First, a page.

This essay by Michael Honey first appeared in Offscreen Issue 7 (now sold out).
“Is there anything you like to ask us?” A typical question you hear at the end of most job interviews.
“I am a bit worried,” I said, “about the whole idea of relentlessly driving down supplier costs just so that people on the internet can buy marginally cheaper consumer goods.”
I’d like to think that my question rocked him to his core, made him reconsider his life up to this point, caused him to abandon principles he never knew he held. In reality, he was probably making a this-guy-is-an-idiot face to his coworkers on the other end of the line.
“Well, if you feel that way, our organisation might not be a good fit for you.” He hung up and it was over.
I don’t know what I was thinking. If I felt that way, why did I talk to them in the first place? Because it’s always worth talking. Because they were interested. Because it’s nice to feel wanted.
As an independent web guy I often wondered what it would be like to be hired by a giant corporation. I would enjoy the security that comes with money and a big company job. I know from experience that years of worrying about being able to pay the bills take their toll. But I would also be wondering what I could have built instead, had I gone my own way.
If I took that role I’d disappear for a year or two, and out the other end would come a better login screen, a cleaner list view, an improved signup form – and a big paycheck. Those are nice to have but at what cost? The usual pitch that a big company makes is that they have the resources for profound impact on a large scale. Often though, that impact is spread out over millions of users, and it’s in the service of giving corporate investors better capital returns.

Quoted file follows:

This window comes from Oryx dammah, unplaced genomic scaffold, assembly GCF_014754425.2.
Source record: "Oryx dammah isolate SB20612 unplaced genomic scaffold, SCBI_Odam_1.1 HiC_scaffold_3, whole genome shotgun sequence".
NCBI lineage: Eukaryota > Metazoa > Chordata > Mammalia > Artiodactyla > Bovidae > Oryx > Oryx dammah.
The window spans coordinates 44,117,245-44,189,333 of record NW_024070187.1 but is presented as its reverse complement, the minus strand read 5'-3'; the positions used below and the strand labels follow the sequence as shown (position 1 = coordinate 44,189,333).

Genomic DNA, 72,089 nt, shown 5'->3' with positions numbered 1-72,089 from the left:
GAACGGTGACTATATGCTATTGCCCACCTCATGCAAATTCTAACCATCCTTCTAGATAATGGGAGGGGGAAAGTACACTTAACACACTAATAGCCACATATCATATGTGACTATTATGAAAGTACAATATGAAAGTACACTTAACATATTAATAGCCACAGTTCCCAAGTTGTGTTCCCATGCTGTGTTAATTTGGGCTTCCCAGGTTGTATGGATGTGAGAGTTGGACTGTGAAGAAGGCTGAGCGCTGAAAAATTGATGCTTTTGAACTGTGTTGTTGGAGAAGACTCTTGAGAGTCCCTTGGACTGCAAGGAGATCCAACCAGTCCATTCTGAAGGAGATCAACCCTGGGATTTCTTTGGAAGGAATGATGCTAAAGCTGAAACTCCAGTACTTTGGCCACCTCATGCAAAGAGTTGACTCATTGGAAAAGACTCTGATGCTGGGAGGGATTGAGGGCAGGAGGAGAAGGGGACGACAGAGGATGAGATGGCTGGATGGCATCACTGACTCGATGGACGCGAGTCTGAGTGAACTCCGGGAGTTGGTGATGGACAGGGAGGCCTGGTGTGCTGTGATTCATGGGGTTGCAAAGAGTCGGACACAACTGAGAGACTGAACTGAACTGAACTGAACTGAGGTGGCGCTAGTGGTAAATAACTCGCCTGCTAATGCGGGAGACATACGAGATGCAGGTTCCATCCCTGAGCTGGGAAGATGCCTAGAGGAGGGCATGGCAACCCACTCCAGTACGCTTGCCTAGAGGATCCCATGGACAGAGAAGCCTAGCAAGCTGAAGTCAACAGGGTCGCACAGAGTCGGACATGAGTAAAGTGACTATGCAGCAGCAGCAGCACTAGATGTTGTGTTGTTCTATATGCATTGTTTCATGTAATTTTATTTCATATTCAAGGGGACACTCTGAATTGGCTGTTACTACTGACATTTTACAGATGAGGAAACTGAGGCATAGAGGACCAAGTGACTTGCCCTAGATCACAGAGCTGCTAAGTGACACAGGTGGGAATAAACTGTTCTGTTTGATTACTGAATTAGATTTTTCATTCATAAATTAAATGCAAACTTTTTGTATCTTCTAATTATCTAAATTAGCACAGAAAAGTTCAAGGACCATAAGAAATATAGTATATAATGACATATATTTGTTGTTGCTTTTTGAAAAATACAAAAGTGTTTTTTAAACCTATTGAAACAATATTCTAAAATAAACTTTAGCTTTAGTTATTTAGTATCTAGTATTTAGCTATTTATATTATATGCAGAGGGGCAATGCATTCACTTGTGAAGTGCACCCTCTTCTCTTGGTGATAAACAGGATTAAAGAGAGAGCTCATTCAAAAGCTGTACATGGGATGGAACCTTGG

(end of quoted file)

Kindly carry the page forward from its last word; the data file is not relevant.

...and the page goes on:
‘It doesn’t scale’ is a criticism leveled at many new ideas. It’s true, some things don’t scale to millions of users. No venture capitalist throws their money at an idea that makes just a decent living for a small team. You need explosive growth to reach a worldwide market. But how many things which are good when small get better by becoming bigger? That local restaurant you love can’t scale to millions of users. Do you really want your favourite indie band to aspire to stadium-level fame? People get cheaper books, and an independent bookseller closes its doors to make way for a giant warehouse full of underpaid people working ten-hour shifts. You order your groceries online, but you’ll never bump into your neighbours at the local shop. Is this progress?
I’m aware of the disconnect between decrying large enterprise and, say, owning an iPhone. Some things, good things, are unbuildable without a critical mass – thousands of builders and millions of users. Acknowledging that, though, isn’t it also true that most things get worse as they get bigger? Humans are good at family, middling at community, dysfunctional as nations, and self-destructive as a planet. What doesn’t scale is our ability to relate to each other as human beings instead of target markets, as eyeballs to monetise.
I love technology and the internet and the wonders that it brings. I, too, build it for a living. But I don’t need another social network or more ways to share photos or further technological assistance for catching up with friends. What if we stopped building new things for a while, and tried to make what we have better?
I sometimes wonder what it would be like to go huge, to build something for millions, to double in size every few months, to scramble for market share – and then to try and find a way to pay for it all by putting ads on it. Maybe some day it’ll happen.
If I’m honest with myself, I probably would have taken that job had they offered it to me. I would have spent a couple of years generating shareholder value. I would have gained some management experience, a familiarity with Powerpoint, and some inexpensive consumer goods. But instead, I’m now working with a small team of people on human-scale projects for clients I respect.
I’m glad I asked that question.
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